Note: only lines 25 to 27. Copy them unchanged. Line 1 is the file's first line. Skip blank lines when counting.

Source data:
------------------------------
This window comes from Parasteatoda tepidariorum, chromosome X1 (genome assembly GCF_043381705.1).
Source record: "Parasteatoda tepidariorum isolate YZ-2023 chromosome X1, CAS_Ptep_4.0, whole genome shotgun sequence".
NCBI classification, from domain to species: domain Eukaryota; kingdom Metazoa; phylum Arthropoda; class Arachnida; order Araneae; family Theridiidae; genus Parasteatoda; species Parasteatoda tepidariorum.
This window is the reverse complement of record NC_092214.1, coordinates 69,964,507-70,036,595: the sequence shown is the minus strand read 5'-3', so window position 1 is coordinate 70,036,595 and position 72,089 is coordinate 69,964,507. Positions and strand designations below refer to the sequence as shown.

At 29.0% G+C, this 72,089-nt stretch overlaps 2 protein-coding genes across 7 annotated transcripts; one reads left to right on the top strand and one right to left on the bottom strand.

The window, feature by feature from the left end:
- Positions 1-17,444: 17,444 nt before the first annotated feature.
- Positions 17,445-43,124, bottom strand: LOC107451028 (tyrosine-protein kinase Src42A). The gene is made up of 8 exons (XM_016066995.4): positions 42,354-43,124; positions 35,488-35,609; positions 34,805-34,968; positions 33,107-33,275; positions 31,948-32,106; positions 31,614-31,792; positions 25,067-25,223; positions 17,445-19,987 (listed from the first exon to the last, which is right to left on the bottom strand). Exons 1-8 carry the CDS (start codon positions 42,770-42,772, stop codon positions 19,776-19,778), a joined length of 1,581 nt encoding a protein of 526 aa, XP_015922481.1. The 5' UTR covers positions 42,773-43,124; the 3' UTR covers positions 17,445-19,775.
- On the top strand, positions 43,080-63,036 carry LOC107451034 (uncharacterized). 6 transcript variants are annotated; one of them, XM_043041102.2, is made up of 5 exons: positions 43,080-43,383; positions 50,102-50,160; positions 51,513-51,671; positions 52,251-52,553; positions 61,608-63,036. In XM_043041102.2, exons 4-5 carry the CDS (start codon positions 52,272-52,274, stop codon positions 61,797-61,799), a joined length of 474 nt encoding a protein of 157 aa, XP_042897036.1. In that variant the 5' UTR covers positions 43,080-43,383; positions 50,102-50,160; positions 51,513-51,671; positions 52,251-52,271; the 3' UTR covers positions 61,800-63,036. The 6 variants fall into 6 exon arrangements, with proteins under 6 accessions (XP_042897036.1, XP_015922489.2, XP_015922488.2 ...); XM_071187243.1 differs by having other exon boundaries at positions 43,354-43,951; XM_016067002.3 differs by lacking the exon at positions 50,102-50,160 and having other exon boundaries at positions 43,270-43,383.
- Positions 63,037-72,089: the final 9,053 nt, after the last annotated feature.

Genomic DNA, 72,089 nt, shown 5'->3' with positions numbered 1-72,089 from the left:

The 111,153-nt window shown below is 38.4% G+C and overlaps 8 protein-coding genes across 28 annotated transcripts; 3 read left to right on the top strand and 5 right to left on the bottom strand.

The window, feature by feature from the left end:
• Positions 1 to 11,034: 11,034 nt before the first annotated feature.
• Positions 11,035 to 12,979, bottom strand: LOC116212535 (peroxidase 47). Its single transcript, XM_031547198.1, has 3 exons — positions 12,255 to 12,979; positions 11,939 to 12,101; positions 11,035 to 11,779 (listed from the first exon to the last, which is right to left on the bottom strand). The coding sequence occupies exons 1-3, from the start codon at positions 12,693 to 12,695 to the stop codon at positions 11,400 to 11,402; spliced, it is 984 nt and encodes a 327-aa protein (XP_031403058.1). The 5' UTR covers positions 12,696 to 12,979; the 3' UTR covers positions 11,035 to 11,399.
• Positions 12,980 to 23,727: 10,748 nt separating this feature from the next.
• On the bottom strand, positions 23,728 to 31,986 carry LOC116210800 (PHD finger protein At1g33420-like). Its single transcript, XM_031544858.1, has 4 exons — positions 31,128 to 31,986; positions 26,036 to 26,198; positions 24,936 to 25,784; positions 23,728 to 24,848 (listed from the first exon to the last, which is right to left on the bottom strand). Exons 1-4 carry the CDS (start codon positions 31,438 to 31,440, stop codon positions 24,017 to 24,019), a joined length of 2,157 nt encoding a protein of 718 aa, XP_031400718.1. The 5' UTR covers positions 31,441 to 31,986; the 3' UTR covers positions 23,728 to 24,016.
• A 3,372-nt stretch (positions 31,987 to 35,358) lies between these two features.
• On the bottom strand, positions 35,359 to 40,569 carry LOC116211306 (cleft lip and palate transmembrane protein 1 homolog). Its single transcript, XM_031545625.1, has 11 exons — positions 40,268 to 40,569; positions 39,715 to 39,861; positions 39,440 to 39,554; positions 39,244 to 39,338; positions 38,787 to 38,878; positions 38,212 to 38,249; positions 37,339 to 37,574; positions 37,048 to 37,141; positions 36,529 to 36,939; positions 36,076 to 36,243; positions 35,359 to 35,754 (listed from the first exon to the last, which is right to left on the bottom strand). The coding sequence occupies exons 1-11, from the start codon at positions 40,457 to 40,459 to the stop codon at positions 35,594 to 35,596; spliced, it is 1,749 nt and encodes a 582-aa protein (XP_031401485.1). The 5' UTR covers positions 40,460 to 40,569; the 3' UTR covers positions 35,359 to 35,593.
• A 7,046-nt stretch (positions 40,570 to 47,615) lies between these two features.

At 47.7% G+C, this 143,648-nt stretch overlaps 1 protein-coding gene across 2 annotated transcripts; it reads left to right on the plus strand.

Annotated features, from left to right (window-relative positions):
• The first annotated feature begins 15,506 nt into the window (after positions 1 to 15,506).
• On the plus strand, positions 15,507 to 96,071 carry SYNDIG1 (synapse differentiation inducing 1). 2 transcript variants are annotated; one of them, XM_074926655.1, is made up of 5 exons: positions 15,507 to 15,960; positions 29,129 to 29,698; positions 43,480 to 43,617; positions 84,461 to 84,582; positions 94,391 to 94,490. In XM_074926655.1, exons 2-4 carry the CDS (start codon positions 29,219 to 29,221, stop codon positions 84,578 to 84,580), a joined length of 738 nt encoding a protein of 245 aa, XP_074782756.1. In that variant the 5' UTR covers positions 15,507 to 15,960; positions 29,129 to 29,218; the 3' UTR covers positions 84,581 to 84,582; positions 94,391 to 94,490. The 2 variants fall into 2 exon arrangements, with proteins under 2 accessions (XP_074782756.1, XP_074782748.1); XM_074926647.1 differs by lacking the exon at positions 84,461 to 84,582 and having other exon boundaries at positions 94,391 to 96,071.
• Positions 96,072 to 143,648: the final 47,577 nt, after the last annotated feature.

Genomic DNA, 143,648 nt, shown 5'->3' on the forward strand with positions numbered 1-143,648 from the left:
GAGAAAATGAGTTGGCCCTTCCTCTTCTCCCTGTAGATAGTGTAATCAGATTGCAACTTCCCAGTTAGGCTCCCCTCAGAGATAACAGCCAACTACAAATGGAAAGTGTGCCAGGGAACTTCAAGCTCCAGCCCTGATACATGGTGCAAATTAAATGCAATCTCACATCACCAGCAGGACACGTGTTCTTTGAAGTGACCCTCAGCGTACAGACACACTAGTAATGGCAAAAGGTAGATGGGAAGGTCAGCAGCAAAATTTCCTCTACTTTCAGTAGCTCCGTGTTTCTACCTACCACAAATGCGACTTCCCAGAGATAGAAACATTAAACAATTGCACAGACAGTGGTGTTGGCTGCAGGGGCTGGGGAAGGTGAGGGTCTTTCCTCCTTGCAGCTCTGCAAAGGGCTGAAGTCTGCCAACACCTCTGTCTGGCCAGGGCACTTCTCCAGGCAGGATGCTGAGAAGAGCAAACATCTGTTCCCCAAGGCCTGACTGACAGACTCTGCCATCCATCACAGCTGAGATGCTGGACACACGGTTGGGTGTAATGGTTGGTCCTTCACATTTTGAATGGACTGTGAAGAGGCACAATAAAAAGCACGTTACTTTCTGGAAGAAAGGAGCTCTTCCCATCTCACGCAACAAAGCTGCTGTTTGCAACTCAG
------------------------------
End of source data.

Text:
• Positions 96,072 to 143,648: the final 47,577 nt, after the last annotated feature.

Genomic DNA, 143,648 nt, shown 5'->3' on the forward strand with positions numbered 1-143,648 from the left:
GAGAAAATGAGTTGGCCCTTCCTCTTCTCCCTGTAGATAGTGTAATCAGATTGCAACTTCCCAGTTAGGCTCCCCTCAGAGATAACAGCCAACTACAAATGGAAAGTGTGCCAGGGAACTTCAAGCTCCAGCCCTGATACATGGTGCAAATTAAATGCAATCTCACATCACCAGCAGGACACGTGTTCTTTGAAGTGACCCTCAGCGTACAGACACACTAGTAATGGCAAAAGGTAGATGGGAAGGTCAGCAGCAAAATTTCCTCTACTTTCAGTAGCTCCGTGTTTCTACCTACCACAAATGCGACTTCCCAGAGATAGAAACATTAAACAATTGCACAGACAGTGGTGTTGGCTGCAGGGGCTGGGGAAGGTGAGGGTCTTTCCTCCTTGCAGCTCTGCAAAGGGCTGAAGTCTGCCAACACCTCTGTCTGGCCAGGGCACTTCTCCAGGCAGGATGCTGAGAAGAGCAAACATCTGTTCCCCAAGGCCTGACTGACAGACTCTGCCATCCATCACAGCTGAGATGCTGGACACACGGTTGGGTGTAATGGTTGGTCCTTCACATTTTGAATGGACTGTGAAGAGGCACAATAAAAAGCACGTTACTTTCTGGAAGAAAGGAGCTCTTCCCATCTCACGCAACAAAGCTGCTGTTTGCAACTCAG